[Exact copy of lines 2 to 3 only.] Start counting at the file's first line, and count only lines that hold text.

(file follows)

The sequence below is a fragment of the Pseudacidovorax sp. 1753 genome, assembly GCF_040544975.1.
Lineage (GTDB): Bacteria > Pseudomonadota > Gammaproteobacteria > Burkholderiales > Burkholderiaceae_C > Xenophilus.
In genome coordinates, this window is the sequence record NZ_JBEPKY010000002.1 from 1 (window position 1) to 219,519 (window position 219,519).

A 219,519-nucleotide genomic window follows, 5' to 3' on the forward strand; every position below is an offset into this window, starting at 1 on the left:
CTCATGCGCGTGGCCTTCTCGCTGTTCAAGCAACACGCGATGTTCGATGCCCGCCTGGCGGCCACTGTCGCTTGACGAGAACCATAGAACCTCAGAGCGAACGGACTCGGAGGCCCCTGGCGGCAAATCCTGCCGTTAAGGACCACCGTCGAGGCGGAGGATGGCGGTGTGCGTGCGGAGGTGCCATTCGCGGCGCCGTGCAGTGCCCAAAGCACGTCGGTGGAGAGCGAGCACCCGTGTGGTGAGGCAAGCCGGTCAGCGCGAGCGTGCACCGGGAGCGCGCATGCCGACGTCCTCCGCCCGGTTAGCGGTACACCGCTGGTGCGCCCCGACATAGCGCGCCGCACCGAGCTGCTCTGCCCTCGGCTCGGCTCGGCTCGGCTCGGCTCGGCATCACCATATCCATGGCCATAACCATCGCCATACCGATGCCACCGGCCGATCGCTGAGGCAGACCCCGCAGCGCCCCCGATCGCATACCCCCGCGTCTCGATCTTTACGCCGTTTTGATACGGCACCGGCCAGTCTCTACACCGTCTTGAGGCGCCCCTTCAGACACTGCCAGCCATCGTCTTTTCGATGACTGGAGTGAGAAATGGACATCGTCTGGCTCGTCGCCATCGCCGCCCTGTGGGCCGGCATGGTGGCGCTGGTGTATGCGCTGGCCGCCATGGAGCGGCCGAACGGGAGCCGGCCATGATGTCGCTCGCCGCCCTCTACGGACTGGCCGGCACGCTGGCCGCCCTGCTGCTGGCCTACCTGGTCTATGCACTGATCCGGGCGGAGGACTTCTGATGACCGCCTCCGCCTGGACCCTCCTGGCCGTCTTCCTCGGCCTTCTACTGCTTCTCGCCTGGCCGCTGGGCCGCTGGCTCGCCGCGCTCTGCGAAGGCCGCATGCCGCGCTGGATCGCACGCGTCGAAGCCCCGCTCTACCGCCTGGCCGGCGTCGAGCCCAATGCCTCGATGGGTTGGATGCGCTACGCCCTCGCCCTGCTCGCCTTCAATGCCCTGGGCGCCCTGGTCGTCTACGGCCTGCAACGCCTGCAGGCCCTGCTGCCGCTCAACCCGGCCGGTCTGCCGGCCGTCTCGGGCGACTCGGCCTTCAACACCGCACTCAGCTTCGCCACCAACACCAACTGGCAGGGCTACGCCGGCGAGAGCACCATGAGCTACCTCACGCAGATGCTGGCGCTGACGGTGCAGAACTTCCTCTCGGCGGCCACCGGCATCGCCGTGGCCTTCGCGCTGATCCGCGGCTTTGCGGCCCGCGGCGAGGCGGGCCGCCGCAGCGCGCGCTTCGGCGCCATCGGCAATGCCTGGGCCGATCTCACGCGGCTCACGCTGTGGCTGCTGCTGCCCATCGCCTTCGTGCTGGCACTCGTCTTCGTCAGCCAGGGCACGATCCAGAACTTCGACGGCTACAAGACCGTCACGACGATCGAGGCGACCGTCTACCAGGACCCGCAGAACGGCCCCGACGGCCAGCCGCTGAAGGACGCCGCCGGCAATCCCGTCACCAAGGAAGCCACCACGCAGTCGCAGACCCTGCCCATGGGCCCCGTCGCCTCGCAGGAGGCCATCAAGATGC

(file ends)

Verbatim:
Lineage (GTDB): Bacteria > Pseudomonadota > Gammaproteobacteria > Burkholderiales > Burkholderiaceae_C > Xenophilus.
In genome coordinates, this window is the sequence record NZ_JBEPKY010000002.1 from 1 (window position 1) to 219,519 (window position 219,519).